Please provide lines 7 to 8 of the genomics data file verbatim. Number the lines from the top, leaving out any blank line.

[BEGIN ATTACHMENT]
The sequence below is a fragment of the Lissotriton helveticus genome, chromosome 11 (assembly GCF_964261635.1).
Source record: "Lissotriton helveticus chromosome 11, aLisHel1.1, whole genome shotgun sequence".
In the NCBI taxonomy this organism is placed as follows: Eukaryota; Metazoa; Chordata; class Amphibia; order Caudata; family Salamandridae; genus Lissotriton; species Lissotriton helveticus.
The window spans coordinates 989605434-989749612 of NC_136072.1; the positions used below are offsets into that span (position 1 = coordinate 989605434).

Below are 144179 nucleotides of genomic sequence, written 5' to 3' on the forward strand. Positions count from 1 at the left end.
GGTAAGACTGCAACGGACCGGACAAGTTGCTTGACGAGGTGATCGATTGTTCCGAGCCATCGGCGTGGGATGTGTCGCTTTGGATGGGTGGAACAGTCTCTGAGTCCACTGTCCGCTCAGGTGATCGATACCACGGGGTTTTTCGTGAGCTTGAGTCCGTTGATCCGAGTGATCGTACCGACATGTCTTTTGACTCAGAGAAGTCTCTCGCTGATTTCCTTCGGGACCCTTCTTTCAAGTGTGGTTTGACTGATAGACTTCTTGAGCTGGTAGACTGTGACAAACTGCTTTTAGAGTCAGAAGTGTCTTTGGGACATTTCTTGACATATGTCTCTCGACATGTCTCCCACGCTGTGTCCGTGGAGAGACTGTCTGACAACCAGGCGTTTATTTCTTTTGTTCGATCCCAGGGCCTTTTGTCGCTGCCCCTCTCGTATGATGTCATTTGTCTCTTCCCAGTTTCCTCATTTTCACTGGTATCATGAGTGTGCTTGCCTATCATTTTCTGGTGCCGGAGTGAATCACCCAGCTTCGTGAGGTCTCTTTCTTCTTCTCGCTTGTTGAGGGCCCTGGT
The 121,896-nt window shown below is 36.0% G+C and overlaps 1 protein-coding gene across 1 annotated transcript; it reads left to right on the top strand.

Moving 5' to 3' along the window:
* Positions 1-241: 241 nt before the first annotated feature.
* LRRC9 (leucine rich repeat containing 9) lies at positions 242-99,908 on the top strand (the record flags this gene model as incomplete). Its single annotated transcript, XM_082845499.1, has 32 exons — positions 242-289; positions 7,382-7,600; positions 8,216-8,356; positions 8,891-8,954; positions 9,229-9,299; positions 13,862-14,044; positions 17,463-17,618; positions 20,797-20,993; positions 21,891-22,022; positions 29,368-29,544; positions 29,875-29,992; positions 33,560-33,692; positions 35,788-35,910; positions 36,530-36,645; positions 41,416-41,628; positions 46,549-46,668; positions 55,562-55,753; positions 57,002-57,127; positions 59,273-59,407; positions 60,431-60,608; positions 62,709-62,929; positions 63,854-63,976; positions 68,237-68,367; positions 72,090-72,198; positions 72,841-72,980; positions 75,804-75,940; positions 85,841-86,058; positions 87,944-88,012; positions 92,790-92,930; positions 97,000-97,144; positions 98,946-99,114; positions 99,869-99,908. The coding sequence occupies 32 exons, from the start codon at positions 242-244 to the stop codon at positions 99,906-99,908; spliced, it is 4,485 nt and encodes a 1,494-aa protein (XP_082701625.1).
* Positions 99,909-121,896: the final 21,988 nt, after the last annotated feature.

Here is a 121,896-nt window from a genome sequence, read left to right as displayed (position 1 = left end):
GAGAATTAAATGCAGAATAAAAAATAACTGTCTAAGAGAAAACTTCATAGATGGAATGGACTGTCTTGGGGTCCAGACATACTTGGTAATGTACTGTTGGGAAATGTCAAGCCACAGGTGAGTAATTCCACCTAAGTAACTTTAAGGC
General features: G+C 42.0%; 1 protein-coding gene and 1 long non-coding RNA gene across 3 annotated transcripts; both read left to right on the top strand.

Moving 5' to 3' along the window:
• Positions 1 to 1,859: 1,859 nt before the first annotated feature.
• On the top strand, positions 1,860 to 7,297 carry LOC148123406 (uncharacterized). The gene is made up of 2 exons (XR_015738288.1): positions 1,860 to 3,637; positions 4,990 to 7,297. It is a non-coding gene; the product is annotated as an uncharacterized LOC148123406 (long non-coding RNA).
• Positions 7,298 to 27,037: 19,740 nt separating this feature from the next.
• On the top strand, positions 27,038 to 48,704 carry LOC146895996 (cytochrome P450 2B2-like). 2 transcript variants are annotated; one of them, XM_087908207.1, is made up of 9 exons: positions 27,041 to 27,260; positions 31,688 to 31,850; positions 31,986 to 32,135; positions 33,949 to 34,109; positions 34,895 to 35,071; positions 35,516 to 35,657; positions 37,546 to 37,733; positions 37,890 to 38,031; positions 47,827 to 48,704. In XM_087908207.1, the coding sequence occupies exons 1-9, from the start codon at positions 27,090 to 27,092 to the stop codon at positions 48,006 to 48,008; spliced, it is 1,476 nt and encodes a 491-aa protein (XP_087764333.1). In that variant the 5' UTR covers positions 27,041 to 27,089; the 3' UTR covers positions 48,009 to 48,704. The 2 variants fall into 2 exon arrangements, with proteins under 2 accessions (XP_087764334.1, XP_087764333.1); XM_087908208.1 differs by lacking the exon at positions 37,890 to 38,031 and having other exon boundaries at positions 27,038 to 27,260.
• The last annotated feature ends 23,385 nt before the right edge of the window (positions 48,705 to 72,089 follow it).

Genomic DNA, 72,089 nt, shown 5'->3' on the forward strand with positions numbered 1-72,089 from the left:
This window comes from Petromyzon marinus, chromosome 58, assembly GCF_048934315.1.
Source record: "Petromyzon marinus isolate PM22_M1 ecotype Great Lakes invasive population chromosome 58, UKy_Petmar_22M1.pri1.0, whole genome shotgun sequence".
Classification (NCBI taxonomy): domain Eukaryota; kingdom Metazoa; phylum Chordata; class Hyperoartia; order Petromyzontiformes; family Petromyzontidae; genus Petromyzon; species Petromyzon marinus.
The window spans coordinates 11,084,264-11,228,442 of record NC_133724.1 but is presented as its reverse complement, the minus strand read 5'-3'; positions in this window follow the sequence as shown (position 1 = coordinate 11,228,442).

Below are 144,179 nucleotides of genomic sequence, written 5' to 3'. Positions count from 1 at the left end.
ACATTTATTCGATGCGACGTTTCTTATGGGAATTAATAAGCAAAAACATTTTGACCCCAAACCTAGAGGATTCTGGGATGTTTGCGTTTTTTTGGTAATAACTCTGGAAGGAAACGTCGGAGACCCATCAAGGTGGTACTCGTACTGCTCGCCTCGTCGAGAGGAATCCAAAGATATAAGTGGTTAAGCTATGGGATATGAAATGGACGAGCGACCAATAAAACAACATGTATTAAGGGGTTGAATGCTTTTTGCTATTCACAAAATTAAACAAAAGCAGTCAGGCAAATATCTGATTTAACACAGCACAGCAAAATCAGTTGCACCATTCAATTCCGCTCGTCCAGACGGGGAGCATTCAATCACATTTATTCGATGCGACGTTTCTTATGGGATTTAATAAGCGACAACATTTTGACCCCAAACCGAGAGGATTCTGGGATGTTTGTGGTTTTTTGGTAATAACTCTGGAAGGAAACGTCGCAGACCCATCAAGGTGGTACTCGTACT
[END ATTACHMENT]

The 121,896-nt window shown below is 36.0% G+C and overlaps 1 protein-coding gene across 1 annotated transcript; it reads left to right on the top strand.

Moving 5' to 3' along the window: